The following information is intended to supplement, not substitute for, the expertise and judgment of your physician, pharmacist or other healthcare professional. It should not be construed to indicate that use of the drug is safe, appropriate, or effective for you. Consult your healthcare professional before using this drug.
BUPRENORPHINE/NALOXONE - SUBLINGUAL
COMMON BRAND NAME(S): Suboxone
This medication is used to treat narcotic (opioid) dependence. It works by preventing withdrawal symptoms, since the buprenorphine is actually a type of narcotic (opioid) itself. It should be used as part of a complete narcotic dependence treatment plan.
How To Use
Place this medication under your tongue and let it dissolve completely. Buprenorphine/naloxone is usually given daily during your medical treatment maintenance period, after a short period (induction) of using buprenorphine. This medicine comes with a patient information leaflet. Read it carefully. Ask your doctor, nurse, or pharmacist any questions that you may have about this medicine. Do not swallow this medication, as it will not be as effective if it is swallowed. If you are prescribed more than one tablet each day, you may place all of the tablets under your tongue at once. If this is not possible, then you may place two tablets at a time under your tongue, until they all have dissolved. Use this medication exactly as prescribed. Do not increase your dose, take it more frequently or use it for a longer period of time than prescribed. Also, if used for an extended period of time, do not suddenly stop using this drug without your doctor's approval, or withdrawal symptoms may occur. Use this medication regularly in order to get the most benefit from it. To help you remember, use it at the same time each day. Do not inject ("shoot up") buprenorphine/naloxone. Injecting it is dangerous, and you likely will have severe withdrawal symptoms (see Side Effects section) due to the naloxone in this medication, especially if you have been using narcotics such as heroin, morphine or methadone. Consult your doctor or pharmacist for more details. Buprenorphine/naloxone probably will cause withdrawal symptoms if you use it soon after using narcotics such as heroin, morphine, or methadone. Follow your doctor's instructions for your treatment plan.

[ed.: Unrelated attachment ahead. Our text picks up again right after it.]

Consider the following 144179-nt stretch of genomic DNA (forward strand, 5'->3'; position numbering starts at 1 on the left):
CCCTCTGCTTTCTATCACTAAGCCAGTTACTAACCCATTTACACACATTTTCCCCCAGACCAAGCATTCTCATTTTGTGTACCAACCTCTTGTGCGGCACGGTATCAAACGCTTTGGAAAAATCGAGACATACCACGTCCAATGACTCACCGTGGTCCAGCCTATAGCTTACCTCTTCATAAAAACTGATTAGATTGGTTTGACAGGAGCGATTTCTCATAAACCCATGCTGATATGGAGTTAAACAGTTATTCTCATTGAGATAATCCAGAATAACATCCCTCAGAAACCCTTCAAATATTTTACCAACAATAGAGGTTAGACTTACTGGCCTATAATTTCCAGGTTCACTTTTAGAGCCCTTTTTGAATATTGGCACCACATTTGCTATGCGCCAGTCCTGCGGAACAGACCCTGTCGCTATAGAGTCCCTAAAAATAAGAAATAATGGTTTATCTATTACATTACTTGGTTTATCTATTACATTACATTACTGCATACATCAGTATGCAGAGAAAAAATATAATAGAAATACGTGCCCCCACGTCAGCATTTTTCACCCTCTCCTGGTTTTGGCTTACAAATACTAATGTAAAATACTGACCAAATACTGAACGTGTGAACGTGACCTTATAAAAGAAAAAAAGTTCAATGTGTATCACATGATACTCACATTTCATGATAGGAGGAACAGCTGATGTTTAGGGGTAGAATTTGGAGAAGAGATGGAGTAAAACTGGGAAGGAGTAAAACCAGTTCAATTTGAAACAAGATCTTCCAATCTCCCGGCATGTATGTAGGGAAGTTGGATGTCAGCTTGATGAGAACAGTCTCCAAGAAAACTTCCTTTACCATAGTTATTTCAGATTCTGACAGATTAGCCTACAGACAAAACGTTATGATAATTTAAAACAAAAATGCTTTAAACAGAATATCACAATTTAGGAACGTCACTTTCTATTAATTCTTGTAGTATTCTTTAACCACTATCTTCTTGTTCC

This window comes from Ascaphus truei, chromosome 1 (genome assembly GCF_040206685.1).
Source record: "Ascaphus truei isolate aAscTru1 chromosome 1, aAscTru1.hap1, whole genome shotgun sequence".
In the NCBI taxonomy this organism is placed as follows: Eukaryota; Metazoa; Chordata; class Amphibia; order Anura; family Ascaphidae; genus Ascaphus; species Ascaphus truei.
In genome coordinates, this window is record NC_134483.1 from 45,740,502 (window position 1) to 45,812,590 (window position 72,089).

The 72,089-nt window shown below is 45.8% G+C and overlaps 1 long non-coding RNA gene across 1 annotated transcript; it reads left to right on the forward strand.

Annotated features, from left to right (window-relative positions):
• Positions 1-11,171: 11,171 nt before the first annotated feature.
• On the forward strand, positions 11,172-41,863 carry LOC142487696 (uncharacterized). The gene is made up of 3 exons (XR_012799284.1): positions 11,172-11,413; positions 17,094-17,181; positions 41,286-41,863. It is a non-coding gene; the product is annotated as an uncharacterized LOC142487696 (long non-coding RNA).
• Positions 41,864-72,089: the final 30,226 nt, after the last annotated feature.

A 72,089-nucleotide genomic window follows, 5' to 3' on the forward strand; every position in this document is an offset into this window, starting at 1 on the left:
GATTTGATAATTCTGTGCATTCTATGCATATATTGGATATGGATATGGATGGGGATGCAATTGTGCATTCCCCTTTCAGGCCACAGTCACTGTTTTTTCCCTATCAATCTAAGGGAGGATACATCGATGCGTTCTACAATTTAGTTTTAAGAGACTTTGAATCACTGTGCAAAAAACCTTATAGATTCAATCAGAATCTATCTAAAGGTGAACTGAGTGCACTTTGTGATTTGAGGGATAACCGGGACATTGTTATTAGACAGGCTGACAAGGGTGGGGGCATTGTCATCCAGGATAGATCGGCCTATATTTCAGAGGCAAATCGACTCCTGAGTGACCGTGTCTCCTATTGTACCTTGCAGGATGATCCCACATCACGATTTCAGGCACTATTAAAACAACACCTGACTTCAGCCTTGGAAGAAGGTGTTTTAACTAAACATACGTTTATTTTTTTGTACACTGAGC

Drowsiness, dizziness, weakness, constipation, headache, nausea, or vomiting may occur. If any of these effects persist or worsen, notify your doctor or pharmacist immediately. Tell your doctor immediately if any of these unlikely but serious side effects occur: slow, shallow breathing, mental/mood changes (e.g., depression), stomach/abdominal pain. Tell your doctor immediately if any of these highly unlikely but very serious side effects occur: dark urine, yellowing eyes and skin, vision changes. An allergic reaction to this drug is unlikely, but seek immediate medical attention if it occurs. Symptoms of an allergic reaction include: rash, itching, swelling, severe dizziness, trouble breathing. Narcotic withdrawal symptoms include diarrhea, severe mental/mood changes (such as anxiety, irritability, trouble sleeping), muscle stiffness or shakiness. If such symptoms occur, notify your doctor or pharmacist immediately. If you notice other effects not listed above, contact your doctor or pharmacist.